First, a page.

Akatsuki Rising's Mission Mode also seems to be structured appropriately. Missions follow the standard Naruto mission ranking system making easier tasks designed for lower level fighters ranked D, and harder ones ranked C, B, A and S. Since any character can take on any mission any number of times, even when you get new characters halfway through the game, you can have them try out lower ranked missions to gain a bit more XP.

Game Mechanics:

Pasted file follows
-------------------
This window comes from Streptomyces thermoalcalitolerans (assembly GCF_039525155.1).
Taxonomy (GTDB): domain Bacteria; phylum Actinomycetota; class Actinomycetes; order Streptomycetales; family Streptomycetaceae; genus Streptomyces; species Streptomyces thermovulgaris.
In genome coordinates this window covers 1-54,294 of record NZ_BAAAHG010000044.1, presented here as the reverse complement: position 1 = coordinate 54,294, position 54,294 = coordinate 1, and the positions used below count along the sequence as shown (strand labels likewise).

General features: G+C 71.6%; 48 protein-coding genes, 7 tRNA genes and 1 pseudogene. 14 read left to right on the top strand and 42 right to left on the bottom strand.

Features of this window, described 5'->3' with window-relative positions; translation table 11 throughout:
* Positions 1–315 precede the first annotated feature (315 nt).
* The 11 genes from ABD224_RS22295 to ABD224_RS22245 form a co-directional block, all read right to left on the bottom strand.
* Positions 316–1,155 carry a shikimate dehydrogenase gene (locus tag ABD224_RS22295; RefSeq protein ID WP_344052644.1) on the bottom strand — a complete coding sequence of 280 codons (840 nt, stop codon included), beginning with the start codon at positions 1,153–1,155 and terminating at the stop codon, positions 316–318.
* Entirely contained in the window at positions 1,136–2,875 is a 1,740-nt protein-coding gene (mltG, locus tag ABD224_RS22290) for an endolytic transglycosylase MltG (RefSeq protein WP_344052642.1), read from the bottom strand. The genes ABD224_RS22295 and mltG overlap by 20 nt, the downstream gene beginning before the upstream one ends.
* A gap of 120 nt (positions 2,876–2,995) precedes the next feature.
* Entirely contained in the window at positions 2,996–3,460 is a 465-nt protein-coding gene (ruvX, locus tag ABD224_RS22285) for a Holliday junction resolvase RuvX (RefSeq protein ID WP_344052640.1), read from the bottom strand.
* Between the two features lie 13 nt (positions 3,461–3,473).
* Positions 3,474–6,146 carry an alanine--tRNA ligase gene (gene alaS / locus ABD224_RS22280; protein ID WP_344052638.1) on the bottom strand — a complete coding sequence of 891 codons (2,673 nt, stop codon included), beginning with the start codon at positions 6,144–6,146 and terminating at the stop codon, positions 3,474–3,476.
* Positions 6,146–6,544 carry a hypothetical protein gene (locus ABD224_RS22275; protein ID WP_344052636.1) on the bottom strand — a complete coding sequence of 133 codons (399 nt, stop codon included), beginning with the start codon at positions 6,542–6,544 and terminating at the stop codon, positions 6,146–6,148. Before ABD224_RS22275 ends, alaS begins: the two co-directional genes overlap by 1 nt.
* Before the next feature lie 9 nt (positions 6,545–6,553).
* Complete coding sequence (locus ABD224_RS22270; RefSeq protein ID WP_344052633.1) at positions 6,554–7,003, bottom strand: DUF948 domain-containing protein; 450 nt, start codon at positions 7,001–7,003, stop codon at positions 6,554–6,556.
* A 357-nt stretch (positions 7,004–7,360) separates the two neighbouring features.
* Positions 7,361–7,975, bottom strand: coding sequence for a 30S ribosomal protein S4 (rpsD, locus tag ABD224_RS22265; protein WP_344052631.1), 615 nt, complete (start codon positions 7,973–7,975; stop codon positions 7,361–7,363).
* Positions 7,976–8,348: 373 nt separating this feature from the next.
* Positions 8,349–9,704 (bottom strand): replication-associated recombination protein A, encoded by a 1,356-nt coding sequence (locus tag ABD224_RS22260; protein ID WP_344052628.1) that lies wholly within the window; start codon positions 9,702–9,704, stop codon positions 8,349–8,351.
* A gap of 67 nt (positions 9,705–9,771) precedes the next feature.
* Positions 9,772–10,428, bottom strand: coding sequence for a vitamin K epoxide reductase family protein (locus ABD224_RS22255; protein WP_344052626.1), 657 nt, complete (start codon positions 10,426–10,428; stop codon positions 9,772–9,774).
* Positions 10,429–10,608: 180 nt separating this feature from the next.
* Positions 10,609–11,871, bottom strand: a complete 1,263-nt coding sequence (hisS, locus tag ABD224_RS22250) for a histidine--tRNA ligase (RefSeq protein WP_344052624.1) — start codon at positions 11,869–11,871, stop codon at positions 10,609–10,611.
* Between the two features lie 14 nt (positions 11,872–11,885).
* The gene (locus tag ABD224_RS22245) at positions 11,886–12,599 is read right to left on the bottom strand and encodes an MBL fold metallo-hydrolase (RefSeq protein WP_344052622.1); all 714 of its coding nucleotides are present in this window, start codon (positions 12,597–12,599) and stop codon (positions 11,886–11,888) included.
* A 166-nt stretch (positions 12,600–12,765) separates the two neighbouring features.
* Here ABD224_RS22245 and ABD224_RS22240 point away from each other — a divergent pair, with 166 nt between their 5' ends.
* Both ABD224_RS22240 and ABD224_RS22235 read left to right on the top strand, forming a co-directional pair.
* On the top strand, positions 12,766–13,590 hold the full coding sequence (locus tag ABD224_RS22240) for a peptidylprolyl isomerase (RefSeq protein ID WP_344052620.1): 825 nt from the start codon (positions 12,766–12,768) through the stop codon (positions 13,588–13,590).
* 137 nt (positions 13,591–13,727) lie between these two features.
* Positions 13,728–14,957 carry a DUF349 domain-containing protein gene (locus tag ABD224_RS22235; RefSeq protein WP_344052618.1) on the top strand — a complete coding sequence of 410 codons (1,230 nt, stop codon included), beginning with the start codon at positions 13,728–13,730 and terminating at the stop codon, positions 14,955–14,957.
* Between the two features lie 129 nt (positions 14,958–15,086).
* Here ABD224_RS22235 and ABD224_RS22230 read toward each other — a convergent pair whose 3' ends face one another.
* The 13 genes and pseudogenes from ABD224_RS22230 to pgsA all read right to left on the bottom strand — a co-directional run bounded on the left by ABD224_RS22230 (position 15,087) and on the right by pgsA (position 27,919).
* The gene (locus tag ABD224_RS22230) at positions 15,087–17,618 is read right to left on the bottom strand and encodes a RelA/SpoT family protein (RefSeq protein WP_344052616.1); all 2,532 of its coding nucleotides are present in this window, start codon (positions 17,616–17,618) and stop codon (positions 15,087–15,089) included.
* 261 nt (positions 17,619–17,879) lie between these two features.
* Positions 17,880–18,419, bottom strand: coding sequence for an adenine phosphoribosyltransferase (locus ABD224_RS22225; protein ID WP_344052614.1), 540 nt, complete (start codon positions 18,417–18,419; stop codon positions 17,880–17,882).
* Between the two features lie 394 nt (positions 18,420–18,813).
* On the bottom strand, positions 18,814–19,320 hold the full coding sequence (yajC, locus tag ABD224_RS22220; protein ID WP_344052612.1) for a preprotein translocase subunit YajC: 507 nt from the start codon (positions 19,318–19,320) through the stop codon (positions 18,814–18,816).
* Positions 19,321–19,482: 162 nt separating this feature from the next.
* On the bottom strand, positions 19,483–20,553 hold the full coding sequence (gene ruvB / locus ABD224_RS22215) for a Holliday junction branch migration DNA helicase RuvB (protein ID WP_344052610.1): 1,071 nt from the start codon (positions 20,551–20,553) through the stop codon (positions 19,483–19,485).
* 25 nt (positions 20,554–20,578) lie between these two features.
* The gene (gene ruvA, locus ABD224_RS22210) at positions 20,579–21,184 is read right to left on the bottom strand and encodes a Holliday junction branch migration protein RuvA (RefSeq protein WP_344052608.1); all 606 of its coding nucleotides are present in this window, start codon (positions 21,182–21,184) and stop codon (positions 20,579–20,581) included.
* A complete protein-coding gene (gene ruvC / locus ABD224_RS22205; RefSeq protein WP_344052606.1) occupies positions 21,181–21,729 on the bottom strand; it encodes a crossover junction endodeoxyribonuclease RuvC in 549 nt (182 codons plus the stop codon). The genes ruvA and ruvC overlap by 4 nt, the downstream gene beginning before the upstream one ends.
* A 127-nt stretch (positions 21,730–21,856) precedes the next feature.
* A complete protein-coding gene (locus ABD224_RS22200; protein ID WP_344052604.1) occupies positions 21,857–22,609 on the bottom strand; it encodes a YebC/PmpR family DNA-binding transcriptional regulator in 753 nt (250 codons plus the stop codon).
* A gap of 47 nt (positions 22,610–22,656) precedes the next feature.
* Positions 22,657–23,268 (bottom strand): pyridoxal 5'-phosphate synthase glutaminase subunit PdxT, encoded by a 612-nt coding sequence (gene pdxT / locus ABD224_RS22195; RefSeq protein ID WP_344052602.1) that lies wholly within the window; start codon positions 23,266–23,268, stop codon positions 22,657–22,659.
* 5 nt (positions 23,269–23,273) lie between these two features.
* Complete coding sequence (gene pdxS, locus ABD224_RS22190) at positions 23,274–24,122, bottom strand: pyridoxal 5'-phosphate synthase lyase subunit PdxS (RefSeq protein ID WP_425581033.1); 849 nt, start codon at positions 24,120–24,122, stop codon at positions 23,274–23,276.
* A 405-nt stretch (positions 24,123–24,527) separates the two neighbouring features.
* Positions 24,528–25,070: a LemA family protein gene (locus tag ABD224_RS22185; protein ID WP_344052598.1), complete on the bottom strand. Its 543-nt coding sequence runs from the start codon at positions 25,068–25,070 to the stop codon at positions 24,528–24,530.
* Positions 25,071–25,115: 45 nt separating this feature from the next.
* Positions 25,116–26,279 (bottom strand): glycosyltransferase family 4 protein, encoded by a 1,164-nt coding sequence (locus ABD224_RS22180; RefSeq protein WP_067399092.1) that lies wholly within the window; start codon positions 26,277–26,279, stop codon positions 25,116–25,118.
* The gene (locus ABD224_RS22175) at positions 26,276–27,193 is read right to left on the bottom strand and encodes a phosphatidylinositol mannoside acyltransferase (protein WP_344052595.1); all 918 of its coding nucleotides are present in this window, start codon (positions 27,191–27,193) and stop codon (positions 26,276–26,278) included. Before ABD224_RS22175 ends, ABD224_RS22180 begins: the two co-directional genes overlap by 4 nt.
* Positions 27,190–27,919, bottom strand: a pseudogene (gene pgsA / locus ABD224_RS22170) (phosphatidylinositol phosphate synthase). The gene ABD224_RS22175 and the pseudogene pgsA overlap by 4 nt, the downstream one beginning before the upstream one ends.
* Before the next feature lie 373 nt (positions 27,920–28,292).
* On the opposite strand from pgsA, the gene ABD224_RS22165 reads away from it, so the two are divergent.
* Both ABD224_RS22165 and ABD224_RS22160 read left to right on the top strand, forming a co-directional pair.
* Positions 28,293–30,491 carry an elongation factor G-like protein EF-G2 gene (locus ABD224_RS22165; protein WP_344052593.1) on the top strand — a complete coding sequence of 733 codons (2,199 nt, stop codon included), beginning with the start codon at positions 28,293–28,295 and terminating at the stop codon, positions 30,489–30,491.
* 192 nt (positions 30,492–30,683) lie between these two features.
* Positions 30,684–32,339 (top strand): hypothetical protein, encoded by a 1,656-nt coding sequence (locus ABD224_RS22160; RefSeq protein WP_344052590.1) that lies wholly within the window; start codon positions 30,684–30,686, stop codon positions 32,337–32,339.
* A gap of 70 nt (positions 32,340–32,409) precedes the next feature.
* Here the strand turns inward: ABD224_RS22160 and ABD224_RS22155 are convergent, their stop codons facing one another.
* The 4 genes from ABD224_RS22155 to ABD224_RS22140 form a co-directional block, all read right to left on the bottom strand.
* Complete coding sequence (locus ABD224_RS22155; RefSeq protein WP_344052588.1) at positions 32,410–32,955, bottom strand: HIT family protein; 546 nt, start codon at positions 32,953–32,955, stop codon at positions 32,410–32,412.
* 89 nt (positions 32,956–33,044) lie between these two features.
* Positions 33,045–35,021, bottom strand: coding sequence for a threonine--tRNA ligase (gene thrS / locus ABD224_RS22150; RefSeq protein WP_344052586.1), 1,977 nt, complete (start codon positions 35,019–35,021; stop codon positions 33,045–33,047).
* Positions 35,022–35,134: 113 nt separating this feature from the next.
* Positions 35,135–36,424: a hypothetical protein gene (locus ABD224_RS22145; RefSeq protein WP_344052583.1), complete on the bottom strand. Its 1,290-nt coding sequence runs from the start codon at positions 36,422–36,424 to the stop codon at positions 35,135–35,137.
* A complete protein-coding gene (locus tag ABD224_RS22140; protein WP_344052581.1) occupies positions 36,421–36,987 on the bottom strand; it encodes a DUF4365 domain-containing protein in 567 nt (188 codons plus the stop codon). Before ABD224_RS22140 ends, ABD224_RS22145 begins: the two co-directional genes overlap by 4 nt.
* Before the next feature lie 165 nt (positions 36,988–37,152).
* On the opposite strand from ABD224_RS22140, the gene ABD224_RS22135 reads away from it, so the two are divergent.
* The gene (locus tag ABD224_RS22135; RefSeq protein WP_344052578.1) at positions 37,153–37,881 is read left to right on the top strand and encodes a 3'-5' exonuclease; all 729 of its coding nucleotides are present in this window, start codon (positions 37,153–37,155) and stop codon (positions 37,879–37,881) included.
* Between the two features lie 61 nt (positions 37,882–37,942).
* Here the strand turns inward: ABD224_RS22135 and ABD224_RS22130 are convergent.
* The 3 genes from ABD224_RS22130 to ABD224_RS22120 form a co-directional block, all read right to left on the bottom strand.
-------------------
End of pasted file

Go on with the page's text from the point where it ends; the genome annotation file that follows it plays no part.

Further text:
Despite the RPG elements, Naruto Shippuden Legends: Akatsuki Rising is, at its core, a 3D arena fighting game. Unfortunately, it is because of that mechanic that several of the game's issues become readily apparent, at least for a game on the PSP. Put simply, the system just doesn't have a good controller scheme for 3D, independently-controlled camera games. Akatsuki Rising attempts to skirt the issue by making you need to rotate the camera manually as little as possible, but there are times when it is unavoidable and painful. Since the PSP doesn't offer a second Analog Stick, Naruto Shippuden Legends uses the D-pad's Left and Right buttons to rotate the camera for you, and since you use the Analog Stick to move around in the first place, you can't effectively move and use the camera at the same time. Instead, you have the option of locking on to the nearest opponent by tapping the (L) button. This means you and your camera will always face that enemy, but this also means that you can be snuck up on by other enemies on the board. This particular issue is balanced by the game's easy use of the Substitution Jutsu. Where most Naruto games require you to block or dodge at the exact right moment to avoid an attack using this iconic maneuver from the show, in Legends, all that is required is that you are attacking. This means that you can spam the (Circle) button to attack the enemy in front of you and if someone else goes to hit you, the Substitution Justu keeps you from taking any damage. Unfortunately, this feature makes the game really easy during most of the fights (the exceptions being the one-on-one boss battles).